Jonathan Collin Trousseau currently reside in “No Culture,” California (otherwise known as Sacramento). Luckily for him, Jonathan will be moving to Chicago, IL in six weeks were he plans to attend the Art Institute of Chicago. keep it up!
Artist Rik Garrett explores physical relationships in his series Symbiosis. By painting directly onto the photograph, Garrett literally fuses two bodies into one. Two writhing bodies seem to become one organism. It’s a nearly a literal interpretation of “two becoming one flesh”.
Garrett says, “Symbiosis is a new series exploring ideas regarding love, relationships, magic, Alchemy and mutually beneficial partnerships in nature.”
While the idea sounds romantic the imagery can appear otherwise. The single masses almost appear to be struggling against itself, perhaps alluding to the complexities of sexuality and relationships.
Austrian artist Valentin Ruhry often plays with ideas of Minimalism and analog technologies, using light installations as a systematic approach which reveals a metaphor of interconnectedness, even when we do not see them present. In his 2013 exhibition Réclamer at Halle für Kunst & Medien in Graz, (then travelling to Österreich), Ruhry references advertising and promotional communication, using light boxes which generally house these messages. The exhibition’s title, Réclamer, comes from Latin and French, meaning to claim, to appeal, to call back. Ruhry, who was born in Graz, Austria and now lives and works in Vienna, used the empty light to represent a loss of function, “both through their components and in and of themselves.”
This type of installation investigates many of the themes present in Ruhry’s other works. When speaking with Jon Rathenberg’s Artist Interview Tumblr, Ruhry explains his fascination and his process, “I´m not a scientist nor have I ever been educated in mechanical engineering or whatever but I have always had a strong interest in technology. For me, a jet plane or a refrigerator is as fascinating and sometimes as miraculous as the power socket on your wall. Since I don’t understand much about the technical aspects of most of the equipment that surrounds me I study there aesthetic qualities. I try to highlight them by placing aesthetics or form before function.” (via likeafieldmouse and artistinterview)
Photographer Zack Seckler‘s “Humor” series captures moments of absurdity and whimsy with a subtle aesthetic. His muted color palette and compositions often feature a single figure placed within a humorous context. The effect of the humor is subtle partly because of the color palette and also because it’s often just a small detail that catalyzes the humorous story in each photograph – one that is up to the viewer to interpret. Most of his photographs are composed of absurd juxtapositions and placements, recontextualizing activities or objects in order to point out some aspect of absurdity.
Seckler says, “People view life through their own lens. I enjoy refocusing that lens and playing with our expectations of the world. By putting an uncommon twist on common experiences, I create images that inspire humor and imagination. With that, I hope to expand each person’s view -– for at least a moment.”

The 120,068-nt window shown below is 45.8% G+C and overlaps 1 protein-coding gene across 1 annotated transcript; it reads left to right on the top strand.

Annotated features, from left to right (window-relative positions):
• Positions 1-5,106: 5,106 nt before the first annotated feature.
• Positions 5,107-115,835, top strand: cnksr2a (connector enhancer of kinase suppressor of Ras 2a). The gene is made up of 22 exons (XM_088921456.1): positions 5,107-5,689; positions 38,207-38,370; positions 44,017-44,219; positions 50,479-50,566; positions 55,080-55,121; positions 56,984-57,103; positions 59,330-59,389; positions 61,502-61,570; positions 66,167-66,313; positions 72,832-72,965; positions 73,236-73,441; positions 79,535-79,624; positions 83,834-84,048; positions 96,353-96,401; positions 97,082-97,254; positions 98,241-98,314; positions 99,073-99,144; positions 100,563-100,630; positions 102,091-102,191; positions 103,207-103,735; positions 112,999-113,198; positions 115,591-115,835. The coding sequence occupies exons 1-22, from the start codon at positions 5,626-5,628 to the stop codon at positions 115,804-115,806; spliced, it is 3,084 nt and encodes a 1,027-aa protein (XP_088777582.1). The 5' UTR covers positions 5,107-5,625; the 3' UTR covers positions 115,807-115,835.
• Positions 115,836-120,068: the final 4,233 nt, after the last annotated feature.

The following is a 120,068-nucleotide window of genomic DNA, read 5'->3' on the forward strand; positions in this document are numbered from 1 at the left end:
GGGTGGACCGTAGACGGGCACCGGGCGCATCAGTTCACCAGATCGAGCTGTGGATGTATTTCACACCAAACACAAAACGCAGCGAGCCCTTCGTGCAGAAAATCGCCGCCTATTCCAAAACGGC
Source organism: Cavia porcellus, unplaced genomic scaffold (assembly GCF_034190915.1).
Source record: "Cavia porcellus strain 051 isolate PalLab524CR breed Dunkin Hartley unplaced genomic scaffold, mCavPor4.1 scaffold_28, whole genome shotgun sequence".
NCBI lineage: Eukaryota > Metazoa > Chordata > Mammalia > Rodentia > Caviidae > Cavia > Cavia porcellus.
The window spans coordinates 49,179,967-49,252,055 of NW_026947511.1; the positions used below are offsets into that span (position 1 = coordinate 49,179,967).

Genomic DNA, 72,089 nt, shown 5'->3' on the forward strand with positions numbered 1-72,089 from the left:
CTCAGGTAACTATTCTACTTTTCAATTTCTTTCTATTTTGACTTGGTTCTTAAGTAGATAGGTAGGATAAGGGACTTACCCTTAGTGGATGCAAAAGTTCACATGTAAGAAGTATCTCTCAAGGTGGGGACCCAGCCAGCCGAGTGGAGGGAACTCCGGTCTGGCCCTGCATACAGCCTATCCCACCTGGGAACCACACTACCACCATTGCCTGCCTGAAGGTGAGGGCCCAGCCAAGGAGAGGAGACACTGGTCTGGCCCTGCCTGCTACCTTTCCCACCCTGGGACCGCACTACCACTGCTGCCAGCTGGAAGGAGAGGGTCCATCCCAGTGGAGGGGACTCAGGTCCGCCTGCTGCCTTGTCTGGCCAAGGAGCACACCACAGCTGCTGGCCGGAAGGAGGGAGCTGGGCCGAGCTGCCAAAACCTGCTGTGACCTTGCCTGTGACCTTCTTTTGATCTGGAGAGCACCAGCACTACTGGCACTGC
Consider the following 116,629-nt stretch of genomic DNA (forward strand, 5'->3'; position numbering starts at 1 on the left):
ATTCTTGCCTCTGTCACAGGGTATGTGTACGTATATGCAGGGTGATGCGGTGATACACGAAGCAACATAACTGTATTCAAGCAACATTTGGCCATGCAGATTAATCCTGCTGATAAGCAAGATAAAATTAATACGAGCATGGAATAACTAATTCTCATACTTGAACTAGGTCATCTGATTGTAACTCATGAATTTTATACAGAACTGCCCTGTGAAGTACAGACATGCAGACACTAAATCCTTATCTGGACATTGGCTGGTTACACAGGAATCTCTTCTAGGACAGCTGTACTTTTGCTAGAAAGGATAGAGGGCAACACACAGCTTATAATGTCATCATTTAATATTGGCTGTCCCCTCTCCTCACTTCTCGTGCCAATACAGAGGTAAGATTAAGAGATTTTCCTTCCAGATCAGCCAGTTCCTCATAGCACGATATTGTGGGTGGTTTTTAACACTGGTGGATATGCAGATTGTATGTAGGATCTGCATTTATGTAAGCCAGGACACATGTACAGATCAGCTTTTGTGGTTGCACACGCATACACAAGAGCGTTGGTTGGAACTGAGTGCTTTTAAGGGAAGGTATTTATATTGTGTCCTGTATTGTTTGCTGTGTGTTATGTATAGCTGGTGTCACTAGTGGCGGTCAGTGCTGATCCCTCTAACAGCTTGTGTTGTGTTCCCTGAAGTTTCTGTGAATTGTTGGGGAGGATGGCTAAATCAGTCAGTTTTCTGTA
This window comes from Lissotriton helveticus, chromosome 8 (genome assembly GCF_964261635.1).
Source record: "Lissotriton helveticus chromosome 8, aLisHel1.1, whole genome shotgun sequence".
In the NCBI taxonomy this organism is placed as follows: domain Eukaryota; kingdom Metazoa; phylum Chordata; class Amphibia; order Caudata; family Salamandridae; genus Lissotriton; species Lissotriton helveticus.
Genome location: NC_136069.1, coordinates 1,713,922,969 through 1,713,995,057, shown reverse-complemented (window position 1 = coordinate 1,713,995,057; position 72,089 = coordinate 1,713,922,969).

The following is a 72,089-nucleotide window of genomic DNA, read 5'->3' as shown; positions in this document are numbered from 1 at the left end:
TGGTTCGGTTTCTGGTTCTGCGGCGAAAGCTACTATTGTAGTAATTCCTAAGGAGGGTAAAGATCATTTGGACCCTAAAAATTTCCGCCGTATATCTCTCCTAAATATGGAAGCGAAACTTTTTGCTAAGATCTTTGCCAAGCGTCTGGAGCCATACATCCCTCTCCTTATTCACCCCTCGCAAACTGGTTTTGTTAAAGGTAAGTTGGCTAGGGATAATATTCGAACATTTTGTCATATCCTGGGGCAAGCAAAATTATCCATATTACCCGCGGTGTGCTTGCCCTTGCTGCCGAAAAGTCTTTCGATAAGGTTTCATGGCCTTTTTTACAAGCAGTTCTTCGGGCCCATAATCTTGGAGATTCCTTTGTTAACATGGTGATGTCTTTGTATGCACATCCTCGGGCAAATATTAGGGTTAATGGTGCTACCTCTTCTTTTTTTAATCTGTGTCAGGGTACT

Seckler lives in New York City.
Sculpture artist Johnston Foster’s new exhibit, Catch & Release, opens next Saturday, May 15th, at New York’s RARE gallery. Foster, whom we featured in Beautiful/Decay Issue Y, has always created incredible somethings from the populace’s discarded nothings, but in his new show Foster also focuses on creation as his subject matter. There’s a little something for everyone in Johnston Foster’s new show: sharks, tigers, hornets, unicorns and of course a pizza pie – masterfully sculpted from a myriad of materials: pvc, bicycle spokes, marbles and a kiddie pool, to name a few.
The show opens on Saturday May 15th with a reception from 6-8pm and runs through June 19th.
If you’re familiar with the films of David Lynch, then you know the subtle uneasiness that he makes you feel. It doesn’t just stop with movies, as Lynch is also a photographer. Between 1980 and 2000, he shot monochromatic images of factories in Berlin, Poland, New York, New Jersey, and England. The result is a book of photographs titled The Factory Photographs, selections of which are currently on view at The Photographers’ Gallery in London.
It’s clear that the filmmaker’s eye transfers effortlessly between the moving picture and a static one. These landscapes are beautiful, but desolate and haunting; Their moodiness makes them feel as if they are of a different time and dystopian future. “I love industry. Pipes. I love fluid and smoke. I love man-made things. I like to see people hard at work, and I like to see sludge and man-made waste,” Lynch writes in his book.
The photographer practices transcendental meditation, and his penchant for delving into the strange and unconscious part of ourselves is not lost on these photographs. In the exhibit’s press release, Lynch says, “I just like going into strange worlds. A lot more happens when you open yourself up to the work and let yourself act and react to it.” These provocative images invite us to do the same. (Via Fast Company)